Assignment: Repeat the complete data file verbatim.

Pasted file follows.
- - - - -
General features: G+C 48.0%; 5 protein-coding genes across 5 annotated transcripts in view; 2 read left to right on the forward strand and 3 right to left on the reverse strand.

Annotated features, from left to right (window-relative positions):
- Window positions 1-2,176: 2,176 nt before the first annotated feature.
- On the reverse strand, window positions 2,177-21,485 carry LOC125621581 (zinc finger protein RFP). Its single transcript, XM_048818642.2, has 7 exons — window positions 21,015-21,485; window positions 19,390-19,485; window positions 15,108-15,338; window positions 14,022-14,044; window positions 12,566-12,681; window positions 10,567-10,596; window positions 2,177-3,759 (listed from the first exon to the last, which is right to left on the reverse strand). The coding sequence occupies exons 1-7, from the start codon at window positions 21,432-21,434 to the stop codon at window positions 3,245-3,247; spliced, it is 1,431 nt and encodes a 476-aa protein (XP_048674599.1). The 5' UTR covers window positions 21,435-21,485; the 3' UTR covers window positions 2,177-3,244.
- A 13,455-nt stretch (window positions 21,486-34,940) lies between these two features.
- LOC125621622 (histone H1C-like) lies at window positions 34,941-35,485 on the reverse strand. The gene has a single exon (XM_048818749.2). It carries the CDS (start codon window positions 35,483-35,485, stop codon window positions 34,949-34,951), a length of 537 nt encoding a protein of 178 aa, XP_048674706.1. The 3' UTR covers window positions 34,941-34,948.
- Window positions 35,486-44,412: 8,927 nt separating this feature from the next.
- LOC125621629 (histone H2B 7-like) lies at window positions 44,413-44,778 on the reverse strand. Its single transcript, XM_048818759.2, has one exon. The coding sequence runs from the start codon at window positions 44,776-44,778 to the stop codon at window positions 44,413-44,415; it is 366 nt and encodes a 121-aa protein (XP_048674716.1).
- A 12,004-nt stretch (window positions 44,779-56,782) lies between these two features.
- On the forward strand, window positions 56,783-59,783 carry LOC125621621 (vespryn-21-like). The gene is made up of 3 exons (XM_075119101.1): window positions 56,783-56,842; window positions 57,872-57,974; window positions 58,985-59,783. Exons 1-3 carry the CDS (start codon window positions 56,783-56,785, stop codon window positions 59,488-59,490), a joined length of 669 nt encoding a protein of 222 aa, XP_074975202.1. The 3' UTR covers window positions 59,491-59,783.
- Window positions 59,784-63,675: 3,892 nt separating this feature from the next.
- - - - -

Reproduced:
General features: G+C 48.0%; 5 protein-coding genes across 5 annotated transcripts in view; 2 read left to right on the forward strand and 3 right to left on the reverse strand.

Annotated features, from left to right (window-relative positions):
- Window positions 1-2,176: 2,176 nt before the first annotated feature.
- On the reverse strand, window positions 2,177-21,485 carry LOC125621581 (zinc finger protein RFP). Its single transcript, XM_048818642.2, has 7 exons — window positions 21,015-21,485; window positions 19,390-19,485; window positions 15,108-15,338; window positions 14,022-14,044; window positions 12,566-12,681; window positions 10,567-10,596; window positions 2,177-3,759 (listed from the first exon to the last, which is right to left on the reverse strand). The coding sequence occupies exons 1-7, from the start codon at window positions 21,432-21,434 to the stop codon at window positions 3,245-3,247; spliced, it is 1,431 nt and encodes a 476-aa protein (XP_048674599.1). The 5' UTR covers window positions 21,435-21,485; the 3' UTR covers window positions 2,177-3,244.
- A 13,455-nt stretch (window positions 21,486-34,940) lies between these two features.
- LOC125621622 (histone H1C-like) lies at window positions 34,941-35,485 on the reverse strand. The gene has a single exon (XM_048818749.2). It carries the CDS (start codon window positions 35,483-35,485, stop codon window positions 34,949-34,951), a length of 537 nt encoding a protein of 178 aa, XP_048674706.1. The 3' UTR covers window positions 34,941-34,948.
- Window positions 35,486-44,412: 8,927 nt separating this feature from the next.
- LOC125621629 (histone H2B 7-like) lies at window positions 44,413-44,778 on the reverse strand. Its single transcript, XM_048818759.2, has one exon. The coding sequence runs from the start codon at window positions 44,776-44,778 to the stop codon at window positions 44,413-44,415; it is 366 nt and encodes a 121-aa protein (XP_048674716.1).
- A 12,004-nt stretch (window positions 44,779-56,782) lies between these two features.
- On the forward strand, window positions 56,783-59,783 carry LOC125621621 (vespryn-21-like). The gene is made up of 3 exons (XM_075119101.1): window positions 56,783-56,842; window positions 57,872-57,974; window positions 58,985-59,783. Exons 1-3 carry the CDS (start codon window positions 56,783-56,785, stop codon window positions 59,488-59,490), a joined length of 669 nt encoding a protein of 222 aa, XP_074975202.1. The 3' UTR covers window positions 59,491-59,783.
- Window positions 59,784-63,675: 3,892 nt separating this feature from the next.